notes9 - Chapter 6 Multiple Regression Timothy Hanson...

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Unformatted text preview: Chapter 6 Multiple Regression Timothy Hanson Department of Statistics, University of South Carolina Stat 704: Data Analysis I 1 / 33 6.1 Multiple regression models We now add more predictors, linearly, to the model. For example lets add one more to the simple linear regression model: Y i = + 1 x i 1 + 2 x i 2 + i , with the usual E ( i ) = 0. For any Y in this population with predictors ( x 1 , x 2 ) we have ( x 1 , x 2 ) = E ( Y ) = + 1 x 1 + 2 x 2 . The triple ( x 1 , x 2 , ( x 1 , x 2 )) = ( x 1 , x 2 , + 1 x 1 + 2 x 2 ) describes a plane in R 3 (p. 215). 2 / 33 Multiple regression models Generally, for k = p- 1 predictors x 1 ,..., x k our model is Y i = + 1 x i 1 + 2 x i 2 + + k x ik + i , (6.7) with mean E ( Y i ) = + 1 x i 1 + 2 x i 2 + + k x ik . (6.8) is mean response when all predictors equal zero (if this makes sense). j is the change in mean response when x j is increased by one unit but the remaining predictors are held constant . We will assume normal errors: 1 ,..., n iid N (0 , 2 ) . 3 / 33 Dwayne Portrait Studio data (Section 6.9) Dwayne Portrait Studio is doing a sales analysis based on data from 21 cities. Y = sales (thousands of dollars) for a city x 1 = number of people 16 years or younger (thousands) x 2 = per capita disposable income (thousands of dollars) Assume the linear model is appropriate. One way to check marginal relationships is through a scatterplot matrix. However, these are not infallible. For these data, is interpretable? 2 is the change in the mean response for a thousand-dollar increase in disposable income, holding number of people under 16 years old constant. 4 / 33 SAS code data studio; input people16 income sales @@; label people16=Number 16 and under (thousands) income =Per capita disposable income ($1000) sales =Sales ($1000$); datalines; 68.5 16.7 174.4 45.2 16.8 164.4 91.3 18.2 244.2 47.8 16.3 154.6 46.9 17.3 181.6 66.1 18.2 207.5 49.5 15.9 152.8 52.0 17.2 163.2 48.9 16.6 145.4 38.4 16.0 137.2 87.9 18.3 241.9 72.8 17.1 191.1 88.4 17.4 232.0 42.9 15.8 145.3 52.5 17.8 161.1 85.7 18.4 209.7 41.3 16.5 146.4 51.7 16.3 144.0 89.6 18.1 232.6 82.7 19.1 224.1 52.3 16.0 166.5 ; proc sgscatter; matrix people16 income sales / diagonal=(histogram kernel); run; options nocenter; proc reg data=studio; model sales=people16 income / clb; * clb gives 95% CI for betas; run; * alpha=0.9 for 90% CI, etc.; 5 / 33 SAS output The REG Procedure Analysis of Variance Sum of Mean Source DF Squares Square F Value Pr > F Model 2 24015 12008 99.10 <.0001 Error 18 2180.92741 121.16263 Corrected Total 20 26196 Root MSE 11.00739 R-Square 0.9167 Dependent Mean 181.90476 Adj R-Sq 0.9075 Coeff Var 6.05118 Parameter Estimates Parameter Standard Variable Label DF Estimate Error t Value Pr > |t| 95% Confidence Limits Intercept Intercept 1-68.85707 60.01695-1.15 0.2663-194.94801 57.23387 people16 Number 16 and 1 1.45456 0.21178 6.876....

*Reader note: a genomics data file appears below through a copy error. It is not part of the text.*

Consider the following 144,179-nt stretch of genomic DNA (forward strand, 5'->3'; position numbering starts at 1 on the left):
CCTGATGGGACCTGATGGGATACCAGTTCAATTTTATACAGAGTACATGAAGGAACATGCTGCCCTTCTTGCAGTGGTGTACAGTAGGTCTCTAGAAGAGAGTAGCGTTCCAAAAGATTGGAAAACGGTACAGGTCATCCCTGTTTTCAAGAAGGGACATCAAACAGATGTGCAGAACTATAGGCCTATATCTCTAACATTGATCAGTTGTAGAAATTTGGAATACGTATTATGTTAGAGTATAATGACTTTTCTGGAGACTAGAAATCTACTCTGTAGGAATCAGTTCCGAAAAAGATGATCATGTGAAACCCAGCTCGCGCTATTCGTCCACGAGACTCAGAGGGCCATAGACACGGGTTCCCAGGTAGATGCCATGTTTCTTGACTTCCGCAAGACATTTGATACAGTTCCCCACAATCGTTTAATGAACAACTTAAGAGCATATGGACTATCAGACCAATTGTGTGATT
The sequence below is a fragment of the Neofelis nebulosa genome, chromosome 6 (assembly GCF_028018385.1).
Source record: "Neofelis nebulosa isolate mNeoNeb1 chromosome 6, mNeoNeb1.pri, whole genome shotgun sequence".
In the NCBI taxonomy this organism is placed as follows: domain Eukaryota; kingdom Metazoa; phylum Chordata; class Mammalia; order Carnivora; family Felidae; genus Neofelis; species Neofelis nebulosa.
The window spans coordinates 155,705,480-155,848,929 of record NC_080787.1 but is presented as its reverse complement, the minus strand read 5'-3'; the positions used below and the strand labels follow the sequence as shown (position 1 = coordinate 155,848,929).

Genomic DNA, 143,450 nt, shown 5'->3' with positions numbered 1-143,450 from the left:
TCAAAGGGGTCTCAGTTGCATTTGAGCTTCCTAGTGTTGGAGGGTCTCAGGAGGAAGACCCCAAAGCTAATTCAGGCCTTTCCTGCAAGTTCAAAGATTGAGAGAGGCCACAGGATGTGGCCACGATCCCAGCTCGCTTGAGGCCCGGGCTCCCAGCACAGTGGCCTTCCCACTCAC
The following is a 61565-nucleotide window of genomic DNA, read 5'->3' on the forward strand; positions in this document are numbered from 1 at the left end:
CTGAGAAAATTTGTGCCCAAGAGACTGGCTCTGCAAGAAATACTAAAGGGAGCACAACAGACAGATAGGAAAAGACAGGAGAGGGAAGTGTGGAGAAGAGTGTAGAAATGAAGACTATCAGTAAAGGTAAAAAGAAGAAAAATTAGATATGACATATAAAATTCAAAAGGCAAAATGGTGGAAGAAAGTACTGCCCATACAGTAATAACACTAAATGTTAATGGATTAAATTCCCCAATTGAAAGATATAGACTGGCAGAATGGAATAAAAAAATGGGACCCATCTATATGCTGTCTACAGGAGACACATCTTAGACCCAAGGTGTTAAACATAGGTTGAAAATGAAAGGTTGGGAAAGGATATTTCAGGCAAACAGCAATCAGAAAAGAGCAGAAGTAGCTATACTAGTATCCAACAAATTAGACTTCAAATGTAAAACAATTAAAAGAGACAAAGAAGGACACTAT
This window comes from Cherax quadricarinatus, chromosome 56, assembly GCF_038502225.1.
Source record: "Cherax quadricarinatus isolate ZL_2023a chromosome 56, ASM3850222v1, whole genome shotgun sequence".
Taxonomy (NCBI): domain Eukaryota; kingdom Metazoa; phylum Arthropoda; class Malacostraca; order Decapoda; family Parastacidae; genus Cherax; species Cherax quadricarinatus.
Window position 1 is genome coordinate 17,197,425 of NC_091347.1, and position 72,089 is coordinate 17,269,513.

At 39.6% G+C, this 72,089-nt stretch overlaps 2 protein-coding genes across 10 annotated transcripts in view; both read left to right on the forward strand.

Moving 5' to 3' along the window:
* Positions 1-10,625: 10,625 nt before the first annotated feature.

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notes9 - Chapter 6 Multiple Regression Timothy Hanson...

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